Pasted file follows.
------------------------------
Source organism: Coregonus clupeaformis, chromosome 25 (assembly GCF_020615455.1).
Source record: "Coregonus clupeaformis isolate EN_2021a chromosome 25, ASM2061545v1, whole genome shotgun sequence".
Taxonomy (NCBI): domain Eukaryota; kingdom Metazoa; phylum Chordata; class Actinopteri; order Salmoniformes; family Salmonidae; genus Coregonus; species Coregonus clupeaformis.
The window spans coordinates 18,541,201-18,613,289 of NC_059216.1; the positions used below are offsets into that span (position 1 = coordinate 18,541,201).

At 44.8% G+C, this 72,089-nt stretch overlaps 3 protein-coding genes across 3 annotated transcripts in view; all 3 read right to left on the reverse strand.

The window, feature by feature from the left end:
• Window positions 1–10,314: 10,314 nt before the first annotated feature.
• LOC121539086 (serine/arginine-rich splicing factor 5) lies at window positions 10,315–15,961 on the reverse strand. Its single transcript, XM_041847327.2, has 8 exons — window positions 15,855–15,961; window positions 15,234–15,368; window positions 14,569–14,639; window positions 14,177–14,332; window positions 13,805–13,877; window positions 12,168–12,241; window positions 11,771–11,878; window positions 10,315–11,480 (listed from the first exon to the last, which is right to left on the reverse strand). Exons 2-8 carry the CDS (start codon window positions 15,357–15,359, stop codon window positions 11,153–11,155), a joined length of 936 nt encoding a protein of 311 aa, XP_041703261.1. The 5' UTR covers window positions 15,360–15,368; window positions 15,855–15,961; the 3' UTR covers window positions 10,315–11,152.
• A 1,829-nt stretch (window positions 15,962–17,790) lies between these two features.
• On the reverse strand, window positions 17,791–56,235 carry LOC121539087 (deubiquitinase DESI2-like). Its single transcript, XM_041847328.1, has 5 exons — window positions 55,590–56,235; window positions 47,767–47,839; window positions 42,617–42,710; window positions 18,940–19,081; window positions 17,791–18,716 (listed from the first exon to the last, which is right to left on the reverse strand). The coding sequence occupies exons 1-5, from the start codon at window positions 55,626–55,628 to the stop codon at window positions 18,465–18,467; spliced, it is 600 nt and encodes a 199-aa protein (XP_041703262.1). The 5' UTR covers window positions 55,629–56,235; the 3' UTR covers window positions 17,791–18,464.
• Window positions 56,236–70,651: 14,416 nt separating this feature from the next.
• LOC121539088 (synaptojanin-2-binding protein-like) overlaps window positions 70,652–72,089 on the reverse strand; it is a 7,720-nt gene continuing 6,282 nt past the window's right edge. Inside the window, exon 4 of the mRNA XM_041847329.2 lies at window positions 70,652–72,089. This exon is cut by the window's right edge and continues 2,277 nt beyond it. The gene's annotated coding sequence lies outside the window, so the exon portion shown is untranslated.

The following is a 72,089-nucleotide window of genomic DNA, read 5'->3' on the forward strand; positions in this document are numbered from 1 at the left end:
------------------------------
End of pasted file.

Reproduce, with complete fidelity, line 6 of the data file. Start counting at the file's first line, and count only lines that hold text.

The window, feature by feature from the left end: